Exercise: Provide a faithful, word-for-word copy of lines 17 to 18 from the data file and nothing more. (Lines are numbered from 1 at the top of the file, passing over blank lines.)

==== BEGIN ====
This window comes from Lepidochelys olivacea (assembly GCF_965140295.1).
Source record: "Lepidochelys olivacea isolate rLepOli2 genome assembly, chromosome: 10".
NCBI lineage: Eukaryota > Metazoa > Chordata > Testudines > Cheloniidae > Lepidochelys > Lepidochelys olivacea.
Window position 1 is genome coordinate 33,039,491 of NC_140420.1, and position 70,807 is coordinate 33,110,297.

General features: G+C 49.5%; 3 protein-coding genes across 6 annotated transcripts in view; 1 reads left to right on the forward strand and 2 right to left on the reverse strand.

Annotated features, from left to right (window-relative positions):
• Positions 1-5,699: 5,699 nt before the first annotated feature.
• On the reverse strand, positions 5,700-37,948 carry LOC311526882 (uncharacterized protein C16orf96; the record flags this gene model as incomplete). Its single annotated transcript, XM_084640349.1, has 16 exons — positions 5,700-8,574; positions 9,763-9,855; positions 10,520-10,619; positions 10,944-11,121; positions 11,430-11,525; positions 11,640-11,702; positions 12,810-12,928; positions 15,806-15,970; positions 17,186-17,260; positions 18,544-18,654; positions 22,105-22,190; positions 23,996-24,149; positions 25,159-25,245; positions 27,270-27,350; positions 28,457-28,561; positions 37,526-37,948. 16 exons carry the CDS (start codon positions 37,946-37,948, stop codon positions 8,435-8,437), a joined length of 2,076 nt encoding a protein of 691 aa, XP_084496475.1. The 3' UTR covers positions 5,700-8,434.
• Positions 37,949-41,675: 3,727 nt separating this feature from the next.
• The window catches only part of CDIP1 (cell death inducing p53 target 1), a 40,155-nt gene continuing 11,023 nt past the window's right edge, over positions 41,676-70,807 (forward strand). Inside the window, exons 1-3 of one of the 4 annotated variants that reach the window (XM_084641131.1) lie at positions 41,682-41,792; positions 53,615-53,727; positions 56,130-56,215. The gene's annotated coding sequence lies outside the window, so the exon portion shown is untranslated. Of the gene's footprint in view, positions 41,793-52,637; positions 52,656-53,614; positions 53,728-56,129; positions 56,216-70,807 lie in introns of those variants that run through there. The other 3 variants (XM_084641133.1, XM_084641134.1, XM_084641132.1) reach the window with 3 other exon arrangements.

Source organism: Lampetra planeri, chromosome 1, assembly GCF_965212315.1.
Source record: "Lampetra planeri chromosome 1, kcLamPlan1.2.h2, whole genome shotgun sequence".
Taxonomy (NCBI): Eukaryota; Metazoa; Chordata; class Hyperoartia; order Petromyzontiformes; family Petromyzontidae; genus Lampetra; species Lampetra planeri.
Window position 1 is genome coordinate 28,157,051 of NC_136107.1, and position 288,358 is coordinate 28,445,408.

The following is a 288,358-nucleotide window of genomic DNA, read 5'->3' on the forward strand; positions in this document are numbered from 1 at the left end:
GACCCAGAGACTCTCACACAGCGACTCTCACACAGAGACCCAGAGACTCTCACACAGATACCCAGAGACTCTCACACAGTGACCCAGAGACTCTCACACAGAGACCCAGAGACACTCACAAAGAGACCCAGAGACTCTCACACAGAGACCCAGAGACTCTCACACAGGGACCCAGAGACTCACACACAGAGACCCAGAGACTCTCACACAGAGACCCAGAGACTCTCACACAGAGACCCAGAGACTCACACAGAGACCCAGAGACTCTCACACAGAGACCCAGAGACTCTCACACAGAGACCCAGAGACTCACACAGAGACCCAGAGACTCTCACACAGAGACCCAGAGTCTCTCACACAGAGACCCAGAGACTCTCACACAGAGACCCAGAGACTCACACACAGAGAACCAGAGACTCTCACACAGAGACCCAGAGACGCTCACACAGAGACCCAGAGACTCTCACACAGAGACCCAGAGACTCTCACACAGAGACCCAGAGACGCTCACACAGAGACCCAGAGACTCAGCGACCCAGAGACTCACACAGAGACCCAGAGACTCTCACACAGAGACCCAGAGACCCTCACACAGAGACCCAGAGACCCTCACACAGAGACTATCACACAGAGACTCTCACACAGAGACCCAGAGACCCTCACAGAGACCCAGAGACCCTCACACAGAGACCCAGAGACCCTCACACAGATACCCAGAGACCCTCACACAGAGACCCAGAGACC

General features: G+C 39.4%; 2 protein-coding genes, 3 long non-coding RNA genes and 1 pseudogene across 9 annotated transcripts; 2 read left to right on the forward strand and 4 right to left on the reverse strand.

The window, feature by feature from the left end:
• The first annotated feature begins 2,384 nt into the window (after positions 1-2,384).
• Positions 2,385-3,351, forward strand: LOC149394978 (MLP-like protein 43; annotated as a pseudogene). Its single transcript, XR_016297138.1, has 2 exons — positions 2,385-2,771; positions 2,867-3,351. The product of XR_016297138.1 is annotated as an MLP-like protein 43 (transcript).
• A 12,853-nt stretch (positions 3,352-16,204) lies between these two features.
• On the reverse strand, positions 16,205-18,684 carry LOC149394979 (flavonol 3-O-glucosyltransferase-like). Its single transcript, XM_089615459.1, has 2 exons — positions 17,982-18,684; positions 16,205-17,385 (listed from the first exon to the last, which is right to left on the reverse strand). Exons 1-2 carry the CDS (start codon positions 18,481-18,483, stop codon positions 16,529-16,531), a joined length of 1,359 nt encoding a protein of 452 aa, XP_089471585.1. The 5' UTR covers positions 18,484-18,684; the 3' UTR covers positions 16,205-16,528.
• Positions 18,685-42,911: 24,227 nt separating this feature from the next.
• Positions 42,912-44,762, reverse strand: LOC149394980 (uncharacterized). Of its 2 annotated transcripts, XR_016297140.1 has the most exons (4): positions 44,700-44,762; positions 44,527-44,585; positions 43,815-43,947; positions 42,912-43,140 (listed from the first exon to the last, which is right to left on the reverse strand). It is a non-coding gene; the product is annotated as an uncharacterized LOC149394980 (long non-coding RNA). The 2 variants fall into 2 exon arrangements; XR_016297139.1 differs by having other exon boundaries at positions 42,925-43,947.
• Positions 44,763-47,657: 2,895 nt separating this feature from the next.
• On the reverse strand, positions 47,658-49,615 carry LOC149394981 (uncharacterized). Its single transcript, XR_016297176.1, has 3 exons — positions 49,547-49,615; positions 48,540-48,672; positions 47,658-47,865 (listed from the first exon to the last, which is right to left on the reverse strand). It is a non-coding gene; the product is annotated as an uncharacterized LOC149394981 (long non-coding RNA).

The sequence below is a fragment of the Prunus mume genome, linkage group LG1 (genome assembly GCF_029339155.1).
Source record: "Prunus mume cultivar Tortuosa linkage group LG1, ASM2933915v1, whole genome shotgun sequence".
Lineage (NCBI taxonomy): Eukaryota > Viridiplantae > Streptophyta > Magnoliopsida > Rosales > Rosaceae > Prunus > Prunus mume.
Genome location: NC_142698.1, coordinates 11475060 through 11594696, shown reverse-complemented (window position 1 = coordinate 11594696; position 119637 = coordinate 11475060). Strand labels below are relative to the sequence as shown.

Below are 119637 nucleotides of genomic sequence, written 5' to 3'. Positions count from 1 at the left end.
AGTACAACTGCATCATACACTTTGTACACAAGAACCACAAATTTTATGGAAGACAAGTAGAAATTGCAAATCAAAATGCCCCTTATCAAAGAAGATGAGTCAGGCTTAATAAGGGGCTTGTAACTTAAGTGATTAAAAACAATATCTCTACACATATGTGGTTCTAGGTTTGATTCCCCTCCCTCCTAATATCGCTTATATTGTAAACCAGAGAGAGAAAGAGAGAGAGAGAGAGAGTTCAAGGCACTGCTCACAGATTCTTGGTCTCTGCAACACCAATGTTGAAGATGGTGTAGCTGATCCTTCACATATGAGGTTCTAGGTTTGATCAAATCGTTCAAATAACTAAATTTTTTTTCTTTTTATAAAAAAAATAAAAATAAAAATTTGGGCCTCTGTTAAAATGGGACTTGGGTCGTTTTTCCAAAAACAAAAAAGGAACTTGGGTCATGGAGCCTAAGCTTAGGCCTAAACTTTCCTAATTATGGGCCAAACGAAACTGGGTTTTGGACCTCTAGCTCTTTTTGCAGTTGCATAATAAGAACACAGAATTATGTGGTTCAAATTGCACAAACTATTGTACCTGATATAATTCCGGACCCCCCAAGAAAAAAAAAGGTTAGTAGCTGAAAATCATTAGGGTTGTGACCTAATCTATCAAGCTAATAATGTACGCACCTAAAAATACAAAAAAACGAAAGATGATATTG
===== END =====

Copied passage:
General features: G+C 39.4%; 2 protein-coding genes, 3 long non-coding RNA genes and 1 pseudogene across 9 annotated transcripts; 2 read left to right on the forward strand and 4 right to left on the reverse strand.

The window, feature by feature from the left end: